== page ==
Companies can use an Extended Validation certificate to prove their company name as well as website address. Individuals can use inexpensive or free domain validation certificates from a service such as Let's Encrypt to prove ownership via a website address.


Schema and Examples


Here is BVAM v1.0.0-draft schema. It uses JSON Schema v4.


Here is some sample BVAM data that validates against the schema above validate it here:

And here is the corresponding signature file:


Step 1 - Hash the BVAM data

Here are the steps to hash the BVAM data

  1. Start with the string representation of the JSON.
  2. Optionally, sign the file with the private key of an x.509 certificate and append the signature to the string
  3. Hash the resulting string using SHA-256
  4. Hash the resulting binary data using RIPEMD-160
  5. Encode the resulting binary data using base58
  6. Prefix the resulting string with a T. (Note that a Category Schema uses a prefix of S instead of T)

The resulting hash looks like T2C11qRcpKTuGJSbSyneW61GbHZSG.

Here is javascript-like pseudocode demonstrating the process:

var jsonDataAsString = '{"asset": "A1111573289275", "name": "Tokenly VIP Gold Club Member"}';
var shaHexString = Crypto.SHA256(jsonDataAsString);
var hash160HexString = Crypto.RIPEMD160(Crypto.util.hexToBytes(shaHexString));
var base58EncodedString = Bitcoin.Base58.encode(Crypto.util.hexToBytes(hash160HexString));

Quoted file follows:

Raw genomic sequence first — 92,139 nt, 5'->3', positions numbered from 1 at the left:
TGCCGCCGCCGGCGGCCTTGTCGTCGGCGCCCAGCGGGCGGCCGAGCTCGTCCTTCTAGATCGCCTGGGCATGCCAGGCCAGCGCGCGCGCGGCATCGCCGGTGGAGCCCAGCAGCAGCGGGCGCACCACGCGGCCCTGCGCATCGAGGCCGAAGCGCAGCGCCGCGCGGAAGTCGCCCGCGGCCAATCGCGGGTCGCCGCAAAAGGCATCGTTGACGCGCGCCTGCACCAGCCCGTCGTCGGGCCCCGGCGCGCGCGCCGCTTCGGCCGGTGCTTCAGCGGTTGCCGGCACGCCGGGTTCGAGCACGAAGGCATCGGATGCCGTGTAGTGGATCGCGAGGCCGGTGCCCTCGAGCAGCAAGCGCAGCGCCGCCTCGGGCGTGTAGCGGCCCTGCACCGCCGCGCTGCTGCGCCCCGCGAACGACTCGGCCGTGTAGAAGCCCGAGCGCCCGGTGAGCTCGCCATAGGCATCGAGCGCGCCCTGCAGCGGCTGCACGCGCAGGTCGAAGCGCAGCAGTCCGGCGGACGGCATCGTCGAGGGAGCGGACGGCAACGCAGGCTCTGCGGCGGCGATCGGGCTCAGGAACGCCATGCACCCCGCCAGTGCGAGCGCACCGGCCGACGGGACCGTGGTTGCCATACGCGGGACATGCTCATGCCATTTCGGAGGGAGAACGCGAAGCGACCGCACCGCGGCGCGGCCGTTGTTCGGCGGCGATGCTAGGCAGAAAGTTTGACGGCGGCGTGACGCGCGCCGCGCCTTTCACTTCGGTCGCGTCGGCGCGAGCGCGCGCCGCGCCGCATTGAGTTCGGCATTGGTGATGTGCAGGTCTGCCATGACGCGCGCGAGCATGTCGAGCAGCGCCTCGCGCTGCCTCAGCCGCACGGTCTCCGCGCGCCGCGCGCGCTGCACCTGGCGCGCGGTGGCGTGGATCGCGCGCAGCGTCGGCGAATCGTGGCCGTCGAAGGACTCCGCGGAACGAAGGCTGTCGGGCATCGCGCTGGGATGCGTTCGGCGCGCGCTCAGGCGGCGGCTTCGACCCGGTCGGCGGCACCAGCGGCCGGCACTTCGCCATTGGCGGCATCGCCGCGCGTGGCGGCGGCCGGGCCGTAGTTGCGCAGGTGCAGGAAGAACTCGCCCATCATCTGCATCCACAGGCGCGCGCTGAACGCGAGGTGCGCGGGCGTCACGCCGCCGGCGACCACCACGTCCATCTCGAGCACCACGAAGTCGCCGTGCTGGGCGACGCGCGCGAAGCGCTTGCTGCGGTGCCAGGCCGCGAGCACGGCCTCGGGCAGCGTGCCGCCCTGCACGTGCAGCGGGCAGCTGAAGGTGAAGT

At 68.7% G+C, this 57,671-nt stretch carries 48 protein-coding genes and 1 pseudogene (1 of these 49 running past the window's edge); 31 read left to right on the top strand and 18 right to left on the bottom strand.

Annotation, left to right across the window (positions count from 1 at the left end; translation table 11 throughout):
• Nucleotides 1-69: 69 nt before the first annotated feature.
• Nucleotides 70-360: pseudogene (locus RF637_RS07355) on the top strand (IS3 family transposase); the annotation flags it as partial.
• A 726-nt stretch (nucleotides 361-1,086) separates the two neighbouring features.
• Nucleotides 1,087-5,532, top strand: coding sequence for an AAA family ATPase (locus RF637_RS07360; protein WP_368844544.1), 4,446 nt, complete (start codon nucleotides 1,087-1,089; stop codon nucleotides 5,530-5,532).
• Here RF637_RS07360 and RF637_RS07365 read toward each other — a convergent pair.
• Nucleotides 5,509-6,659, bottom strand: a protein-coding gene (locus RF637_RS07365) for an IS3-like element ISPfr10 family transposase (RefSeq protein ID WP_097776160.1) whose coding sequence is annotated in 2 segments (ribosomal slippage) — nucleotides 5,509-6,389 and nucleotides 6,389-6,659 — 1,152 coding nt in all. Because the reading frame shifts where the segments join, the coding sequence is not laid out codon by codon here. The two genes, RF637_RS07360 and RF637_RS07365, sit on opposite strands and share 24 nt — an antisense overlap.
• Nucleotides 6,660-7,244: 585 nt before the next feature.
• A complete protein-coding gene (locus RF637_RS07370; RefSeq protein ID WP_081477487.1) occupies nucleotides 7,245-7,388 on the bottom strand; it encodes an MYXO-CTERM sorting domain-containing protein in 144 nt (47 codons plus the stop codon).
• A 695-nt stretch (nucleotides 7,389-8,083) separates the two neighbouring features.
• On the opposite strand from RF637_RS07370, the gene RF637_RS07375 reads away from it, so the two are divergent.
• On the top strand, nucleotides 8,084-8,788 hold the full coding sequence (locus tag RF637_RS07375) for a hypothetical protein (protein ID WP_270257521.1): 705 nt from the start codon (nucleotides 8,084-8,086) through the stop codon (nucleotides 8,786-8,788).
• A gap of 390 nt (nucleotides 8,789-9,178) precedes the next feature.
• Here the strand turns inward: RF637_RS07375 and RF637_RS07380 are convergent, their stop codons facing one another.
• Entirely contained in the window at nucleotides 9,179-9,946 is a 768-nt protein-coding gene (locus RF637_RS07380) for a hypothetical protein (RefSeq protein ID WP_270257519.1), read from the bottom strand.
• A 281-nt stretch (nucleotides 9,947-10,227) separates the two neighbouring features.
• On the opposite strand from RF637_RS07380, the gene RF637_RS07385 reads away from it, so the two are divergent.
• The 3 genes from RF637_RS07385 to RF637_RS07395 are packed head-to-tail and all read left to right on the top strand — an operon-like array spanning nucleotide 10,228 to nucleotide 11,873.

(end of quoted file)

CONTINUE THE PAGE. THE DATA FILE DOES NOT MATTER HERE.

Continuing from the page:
var BVAMHash = "T"+base58EncodedString;

Step 2 - Publish Your BVAM code with a BVAM provider

Upload the BVAM json file and signature file to one or more BVAM providers or host your own. BVAM data is also suitable for publishing to decentralized peer-to-peer networks such as webtorrent or IPFS.

Step 3 - Publish the hash in a counterparty issuance transaction

Broadcast a counterparty issuance transaction. In the description field, publish a URI in the description field. The URI should be in the format https://{hostname}{prefix}/{BVAM hash}.json.

The hostname and prefix are specific to one BVAM provider. But multiple BVAM providers can read this information and host the data. BVAM consumers will read the last path component and use that to derive the BVAM hash. Using a URI to publish the BVAM hash maintains backwards compatibility with the Enhanced Asset Info standard.